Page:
Rep. Keith Ellison’s Bid for DNC Chair; It’s About Progressives
Looking at right-leaning media one would get the impression the contest for the next chair of the Democratic National Committee (DNC) is about identity politics, showcasing the Democratic Party’s diversity, or getting some fresh new blood. All are wrong.
It’s a battle between progressives and liberal Democrats for control of the DNC. Progressives are angry the DNC played favorites in the 2016 presidential primary, tipping the scales in favor of Hillary, while “sabotag[ing] the candidacy of Bernie Sanders, bully[ing] and belittling his supporters,” according to the Huffington Post.
Progressives are backing Rep. Keith Ellison because he’s a one of their own. Ellison was an early supporter of Bernie Sanders in the primary and, since 2011, has been co-chair of the Congressional Progressive Caucus, the largest Democratic membership organization in Congress, with 70 members
The Daily Kos strongly supports Ellison. “If progressives are ever going to claim ascendancy in the Democratic Party (both so we can advance good policy and start winning elections again),” the Daily Kos asserted, “we need to rally behind Ellison and make sure he is elected Chair.”
Progressives have long had an eye on the DNC. In the late 1970s, socialist/progressive strategists urged activists to infiltrate the DNC, arguing it was their best hope to achieve real political power. Once inside the organization they world operate as a party-within-a-party, gradually shifting its agenda to the left and, over time, transform America.
Activists eagerly implemented the plot, step-by-step expanding their reach into the DNC, while, at the same time, building a nationwide grassroots organization. As a measure of their success, progressives now dominate many local and state jurisdictions. And in 2008, with the election of Barack Obama, a progressive captured the White House.
Progressives now want to take control of the DNC, at which time the Democratic Party will effectively become the Progressive Party. If successful, progressives will have the ability to steer the DNC’s substantial resources to expand the progressive infrastructure in America. As explained by Ellison, if he’s named chairman, “the main thing we have to do is organize the grassroots. Organize, organize, organize.”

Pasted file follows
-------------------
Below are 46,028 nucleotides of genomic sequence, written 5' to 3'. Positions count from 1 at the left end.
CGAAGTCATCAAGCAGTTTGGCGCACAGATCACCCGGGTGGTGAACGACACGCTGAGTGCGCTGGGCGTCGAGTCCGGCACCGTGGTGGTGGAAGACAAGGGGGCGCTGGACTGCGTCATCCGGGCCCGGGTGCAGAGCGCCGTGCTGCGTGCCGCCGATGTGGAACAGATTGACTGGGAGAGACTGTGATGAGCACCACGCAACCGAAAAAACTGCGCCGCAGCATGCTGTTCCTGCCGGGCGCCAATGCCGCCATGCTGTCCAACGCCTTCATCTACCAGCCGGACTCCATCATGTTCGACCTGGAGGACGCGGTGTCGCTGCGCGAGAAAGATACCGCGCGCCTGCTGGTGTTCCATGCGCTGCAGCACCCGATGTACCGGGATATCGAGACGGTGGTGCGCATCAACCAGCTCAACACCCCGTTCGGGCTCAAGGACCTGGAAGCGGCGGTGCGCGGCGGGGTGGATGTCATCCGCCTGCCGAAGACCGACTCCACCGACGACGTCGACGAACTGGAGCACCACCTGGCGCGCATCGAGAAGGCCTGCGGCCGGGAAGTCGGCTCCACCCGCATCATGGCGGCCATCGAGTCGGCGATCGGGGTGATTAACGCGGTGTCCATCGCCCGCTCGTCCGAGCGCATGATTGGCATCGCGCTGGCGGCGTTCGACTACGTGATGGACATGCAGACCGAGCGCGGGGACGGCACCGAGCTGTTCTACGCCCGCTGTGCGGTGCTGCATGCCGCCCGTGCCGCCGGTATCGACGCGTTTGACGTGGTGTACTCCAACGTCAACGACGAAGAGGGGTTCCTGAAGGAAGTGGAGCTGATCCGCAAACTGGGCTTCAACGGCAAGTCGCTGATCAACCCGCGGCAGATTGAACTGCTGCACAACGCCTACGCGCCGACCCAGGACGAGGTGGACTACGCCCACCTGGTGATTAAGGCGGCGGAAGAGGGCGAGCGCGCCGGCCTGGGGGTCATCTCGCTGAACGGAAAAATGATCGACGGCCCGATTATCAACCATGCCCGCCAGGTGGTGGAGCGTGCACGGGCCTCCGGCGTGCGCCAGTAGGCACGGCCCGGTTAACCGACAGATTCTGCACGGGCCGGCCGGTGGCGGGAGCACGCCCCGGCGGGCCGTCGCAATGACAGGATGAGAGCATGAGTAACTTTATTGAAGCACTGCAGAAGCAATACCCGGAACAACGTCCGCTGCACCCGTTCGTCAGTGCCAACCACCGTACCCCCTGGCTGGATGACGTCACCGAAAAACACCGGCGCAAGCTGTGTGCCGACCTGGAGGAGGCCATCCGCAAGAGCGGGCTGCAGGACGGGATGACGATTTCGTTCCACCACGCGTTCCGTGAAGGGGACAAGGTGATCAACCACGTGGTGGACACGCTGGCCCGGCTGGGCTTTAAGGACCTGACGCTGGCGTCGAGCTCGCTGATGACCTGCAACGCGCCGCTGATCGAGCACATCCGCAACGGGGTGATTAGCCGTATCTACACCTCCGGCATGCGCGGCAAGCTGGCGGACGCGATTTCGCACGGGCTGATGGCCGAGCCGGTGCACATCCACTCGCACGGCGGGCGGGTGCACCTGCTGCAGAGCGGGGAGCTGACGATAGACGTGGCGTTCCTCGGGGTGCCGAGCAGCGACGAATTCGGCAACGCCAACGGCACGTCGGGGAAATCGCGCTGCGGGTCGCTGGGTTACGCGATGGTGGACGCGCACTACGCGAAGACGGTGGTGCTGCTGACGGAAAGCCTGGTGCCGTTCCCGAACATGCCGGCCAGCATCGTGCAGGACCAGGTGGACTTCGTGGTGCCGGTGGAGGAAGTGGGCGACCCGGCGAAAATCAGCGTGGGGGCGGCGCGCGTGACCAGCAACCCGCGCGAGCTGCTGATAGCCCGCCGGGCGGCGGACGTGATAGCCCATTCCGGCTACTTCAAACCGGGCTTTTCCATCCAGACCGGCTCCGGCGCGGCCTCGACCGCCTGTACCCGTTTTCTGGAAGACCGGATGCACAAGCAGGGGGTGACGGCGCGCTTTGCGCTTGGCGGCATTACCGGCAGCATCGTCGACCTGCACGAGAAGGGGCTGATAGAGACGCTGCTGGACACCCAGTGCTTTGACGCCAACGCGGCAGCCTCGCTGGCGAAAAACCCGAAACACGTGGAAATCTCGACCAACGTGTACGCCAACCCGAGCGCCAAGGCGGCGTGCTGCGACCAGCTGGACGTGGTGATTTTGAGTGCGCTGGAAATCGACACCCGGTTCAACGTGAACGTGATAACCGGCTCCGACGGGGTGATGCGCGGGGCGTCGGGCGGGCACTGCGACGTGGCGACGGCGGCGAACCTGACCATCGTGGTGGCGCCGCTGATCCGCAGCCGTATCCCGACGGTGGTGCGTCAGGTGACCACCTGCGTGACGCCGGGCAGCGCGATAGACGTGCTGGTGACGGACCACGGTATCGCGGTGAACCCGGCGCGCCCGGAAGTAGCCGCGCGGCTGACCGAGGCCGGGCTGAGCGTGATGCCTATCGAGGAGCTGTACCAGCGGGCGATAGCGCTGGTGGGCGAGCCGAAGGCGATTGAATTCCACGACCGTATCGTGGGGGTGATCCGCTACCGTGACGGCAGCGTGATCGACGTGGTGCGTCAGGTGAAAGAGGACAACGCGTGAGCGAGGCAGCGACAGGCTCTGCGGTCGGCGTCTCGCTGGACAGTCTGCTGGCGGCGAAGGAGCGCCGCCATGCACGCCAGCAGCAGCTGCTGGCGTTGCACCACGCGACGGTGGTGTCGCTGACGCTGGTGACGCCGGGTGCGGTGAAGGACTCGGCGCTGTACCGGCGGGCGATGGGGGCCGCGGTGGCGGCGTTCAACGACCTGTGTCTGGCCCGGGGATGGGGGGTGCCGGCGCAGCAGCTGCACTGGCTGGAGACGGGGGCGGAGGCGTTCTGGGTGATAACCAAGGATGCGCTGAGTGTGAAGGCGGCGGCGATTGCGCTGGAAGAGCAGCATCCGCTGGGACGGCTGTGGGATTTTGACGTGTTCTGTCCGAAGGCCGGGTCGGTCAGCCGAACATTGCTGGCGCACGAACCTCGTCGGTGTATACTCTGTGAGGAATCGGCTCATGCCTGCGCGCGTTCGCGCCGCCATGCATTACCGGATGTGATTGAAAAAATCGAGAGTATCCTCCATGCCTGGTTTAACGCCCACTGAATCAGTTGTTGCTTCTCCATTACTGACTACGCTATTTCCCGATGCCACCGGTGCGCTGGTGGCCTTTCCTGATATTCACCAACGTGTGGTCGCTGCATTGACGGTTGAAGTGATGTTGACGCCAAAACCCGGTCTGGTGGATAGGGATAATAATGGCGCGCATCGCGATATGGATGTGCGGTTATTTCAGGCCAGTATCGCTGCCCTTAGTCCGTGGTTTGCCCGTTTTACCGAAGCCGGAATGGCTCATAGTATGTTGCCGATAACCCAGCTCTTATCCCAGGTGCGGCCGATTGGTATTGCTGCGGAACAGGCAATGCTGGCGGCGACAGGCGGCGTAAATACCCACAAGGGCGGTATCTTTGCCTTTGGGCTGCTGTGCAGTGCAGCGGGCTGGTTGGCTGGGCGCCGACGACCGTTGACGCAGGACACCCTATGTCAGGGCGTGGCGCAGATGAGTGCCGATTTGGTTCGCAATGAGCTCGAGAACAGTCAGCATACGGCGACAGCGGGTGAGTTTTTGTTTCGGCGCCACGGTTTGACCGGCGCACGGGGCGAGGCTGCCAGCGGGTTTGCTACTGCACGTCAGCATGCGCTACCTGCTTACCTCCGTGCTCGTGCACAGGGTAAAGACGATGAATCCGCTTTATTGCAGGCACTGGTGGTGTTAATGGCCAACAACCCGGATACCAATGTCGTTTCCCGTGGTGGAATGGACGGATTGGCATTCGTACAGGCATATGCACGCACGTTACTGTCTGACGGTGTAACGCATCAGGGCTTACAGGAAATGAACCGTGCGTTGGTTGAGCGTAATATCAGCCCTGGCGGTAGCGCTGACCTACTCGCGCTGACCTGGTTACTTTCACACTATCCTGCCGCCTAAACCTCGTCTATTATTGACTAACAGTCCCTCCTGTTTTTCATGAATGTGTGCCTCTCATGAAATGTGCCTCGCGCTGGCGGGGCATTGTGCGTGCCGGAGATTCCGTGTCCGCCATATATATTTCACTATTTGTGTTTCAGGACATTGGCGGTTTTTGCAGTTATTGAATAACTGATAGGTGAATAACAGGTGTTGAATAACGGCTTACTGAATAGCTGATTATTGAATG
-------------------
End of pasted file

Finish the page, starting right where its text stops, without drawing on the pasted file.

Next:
By organize, progressives mean indoctrinate and train more progressives, mount more attacks on the right, expand messaging, boost support for progressive candidates, increase voter registration, enhance grassroots leadership, and more.
It’s through community organizing that progressives have gained political power. It’s the key strategy socialists/progressives first implemented in the 1983 Chicago mayoral election. Progressive activists working with black churches and other minority organizations registered more than 100,000 new voters. Together with labor, the progressive voters made possible the election of Harold Washington, the city’s first black mayor.
The strategy was replicated across the US to elect other progressives. Barack Obama discussed the importance of the strategy in an interview in 2003: “As you combine a strong African American base with progressive white and Latino voters,” he said, “I think it is a recipe for success in the primary and in the general election.”1
Obama employed the strategy in 2008 and Ellison, if elected DNC chair, will further strengthen grassroots organizing to bring increased success for progressives in future elections.
1) “Fitzgerald’s Backing Out, Pushes Obama In Front,” Chicago Defender, April 16, 2003.
What Progressives Are Saying
“The Democratic leadership and DNC members have a choice, one that will indicate the direction in which the party will move in the coming months, even years. And, once more, the choice will likely be between a candidate with deep ties to corporate America [ie Hillary wing of the Democratic Party] and a genuine populist with an ambitious, progressive vision for the future.”
“Should the Democrats, in their search for a ‘progressive who gets things done,’ tap Keith Ellison for leadership, they, like the CPC [Congressional Progressive Caucus] before them, would find a man uniquely skilled to include and engage the progressive grassroots and perhaps create a party with active support of the people, representative of the value Democrats purport to exemplify.”